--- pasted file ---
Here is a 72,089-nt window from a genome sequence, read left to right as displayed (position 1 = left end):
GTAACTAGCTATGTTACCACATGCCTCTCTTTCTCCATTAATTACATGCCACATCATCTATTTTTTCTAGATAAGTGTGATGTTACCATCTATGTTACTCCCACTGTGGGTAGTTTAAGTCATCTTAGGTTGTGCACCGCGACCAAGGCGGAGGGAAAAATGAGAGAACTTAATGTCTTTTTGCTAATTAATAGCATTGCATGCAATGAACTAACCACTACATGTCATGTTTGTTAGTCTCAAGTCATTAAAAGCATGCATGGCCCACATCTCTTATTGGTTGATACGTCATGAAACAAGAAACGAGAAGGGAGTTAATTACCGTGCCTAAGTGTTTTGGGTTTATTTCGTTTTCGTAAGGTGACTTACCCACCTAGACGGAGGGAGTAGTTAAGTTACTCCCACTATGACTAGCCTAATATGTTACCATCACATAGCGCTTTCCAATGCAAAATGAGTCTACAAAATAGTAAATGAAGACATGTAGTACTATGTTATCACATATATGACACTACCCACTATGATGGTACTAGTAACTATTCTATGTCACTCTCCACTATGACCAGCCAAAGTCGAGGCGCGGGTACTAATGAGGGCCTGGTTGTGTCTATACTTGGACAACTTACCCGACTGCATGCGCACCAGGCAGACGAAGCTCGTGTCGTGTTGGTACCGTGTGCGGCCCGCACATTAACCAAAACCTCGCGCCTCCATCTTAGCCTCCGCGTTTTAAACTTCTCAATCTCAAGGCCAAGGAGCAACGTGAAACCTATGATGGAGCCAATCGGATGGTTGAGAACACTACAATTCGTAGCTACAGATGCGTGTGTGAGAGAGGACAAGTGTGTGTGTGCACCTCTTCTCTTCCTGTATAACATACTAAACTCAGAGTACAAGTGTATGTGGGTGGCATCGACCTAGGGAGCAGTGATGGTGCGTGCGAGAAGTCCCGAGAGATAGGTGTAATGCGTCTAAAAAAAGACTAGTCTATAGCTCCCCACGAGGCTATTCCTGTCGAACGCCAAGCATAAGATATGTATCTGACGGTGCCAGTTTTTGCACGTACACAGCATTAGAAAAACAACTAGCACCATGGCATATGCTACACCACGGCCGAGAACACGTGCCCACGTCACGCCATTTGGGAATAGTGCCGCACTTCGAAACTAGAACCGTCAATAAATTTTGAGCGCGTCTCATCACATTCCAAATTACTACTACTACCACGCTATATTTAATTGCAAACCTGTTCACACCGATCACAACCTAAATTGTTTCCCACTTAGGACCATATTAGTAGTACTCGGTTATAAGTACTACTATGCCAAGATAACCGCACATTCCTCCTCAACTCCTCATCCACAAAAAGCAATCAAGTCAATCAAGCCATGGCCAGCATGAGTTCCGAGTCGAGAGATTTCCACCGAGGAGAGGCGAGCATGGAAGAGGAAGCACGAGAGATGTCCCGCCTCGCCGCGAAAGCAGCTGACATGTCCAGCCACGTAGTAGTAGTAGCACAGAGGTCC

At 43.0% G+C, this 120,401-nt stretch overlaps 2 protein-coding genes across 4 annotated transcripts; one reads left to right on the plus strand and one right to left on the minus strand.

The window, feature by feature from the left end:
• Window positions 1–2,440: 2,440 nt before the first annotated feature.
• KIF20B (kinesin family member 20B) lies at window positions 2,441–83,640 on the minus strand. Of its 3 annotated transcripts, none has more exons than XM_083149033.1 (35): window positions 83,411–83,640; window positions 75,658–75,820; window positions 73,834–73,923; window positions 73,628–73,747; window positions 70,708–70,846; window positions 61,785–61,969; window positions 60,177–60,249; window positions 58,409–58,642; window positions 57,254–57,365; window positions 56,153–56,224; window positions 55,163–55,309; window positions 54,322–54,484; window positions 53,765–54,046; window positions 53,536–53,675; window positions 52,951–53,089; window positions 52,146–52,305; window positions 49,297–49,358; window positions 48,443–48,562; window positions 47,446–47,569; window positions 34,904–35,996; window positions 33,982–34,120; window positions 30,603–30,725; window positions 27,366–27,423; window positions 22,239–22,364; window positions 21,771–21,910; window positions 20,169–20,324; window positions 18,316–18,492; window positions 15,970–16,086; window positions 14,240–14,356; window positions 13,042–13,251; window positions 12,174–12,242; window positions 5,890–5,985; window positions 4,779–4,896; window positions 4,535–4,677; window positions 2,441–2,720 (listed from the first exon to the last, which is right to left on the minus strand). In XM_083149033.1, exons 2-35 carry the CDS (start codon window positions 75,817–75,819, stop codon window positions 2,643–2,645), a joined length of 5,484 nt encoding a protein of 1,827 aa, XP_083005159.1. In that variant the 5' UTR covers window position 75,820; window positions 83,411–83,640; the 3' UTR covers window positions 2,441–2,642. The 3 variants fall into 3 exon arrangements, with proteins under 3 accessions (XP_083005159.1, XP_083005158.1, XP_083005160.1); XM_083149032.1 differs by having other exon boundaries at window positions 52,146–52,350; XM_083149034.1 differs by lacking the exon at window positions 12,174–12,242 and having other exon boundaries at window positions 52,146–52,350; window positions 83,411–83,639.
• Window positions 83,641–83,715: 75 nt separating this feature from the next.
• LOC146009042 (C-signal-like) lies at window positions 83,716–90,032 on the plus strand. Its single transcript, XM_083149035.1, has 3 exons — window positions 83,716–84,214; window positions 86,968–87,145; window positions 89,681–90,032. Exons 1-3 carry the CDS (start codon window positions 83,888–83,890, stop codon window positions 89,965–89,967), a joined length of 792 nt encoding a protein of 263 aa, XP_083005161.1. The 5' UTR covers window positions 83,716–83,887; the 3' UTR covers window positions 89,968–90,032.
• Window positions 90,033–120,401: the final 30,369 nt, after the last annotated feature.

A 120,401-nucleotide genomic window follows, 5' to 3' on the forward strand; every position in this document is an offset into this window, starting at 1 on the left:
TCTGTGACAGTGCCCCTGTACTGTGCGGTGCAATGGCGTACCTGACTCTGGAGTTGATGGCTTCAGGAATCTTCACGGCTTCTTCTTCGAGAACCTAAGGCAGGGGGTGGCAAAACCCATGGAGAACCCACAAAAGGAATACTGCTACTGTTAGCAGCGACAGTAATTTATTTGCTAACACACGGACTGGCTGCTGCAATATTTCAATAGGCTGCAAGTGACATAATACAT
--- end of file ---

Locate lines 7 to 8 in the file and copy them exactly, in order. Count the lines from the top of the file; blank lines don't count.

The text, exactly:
• Window positions 83,641–83,715: 75 nt separating this feature from the next.
• LOC146009042 (C-signal-like) lies at window positions 83,716–90,032 on the plus strand. Its single transcript, XM_083149035.1, has 3 exons — window positions 83,716–84,214; window positions 86,968–87,145; window positions 89,681–90,032. Exons 1-3 carry the CDS (start codon window positions 83,888–83,890, stop codon window positions 89,965–89,967), a joined length of 792 nt encoding a protein of 263 aa, XP_083005161.1. The 5' UTR covers window positions 83,716–83,887; the 3' UTR covers window positions 89,968–90,032.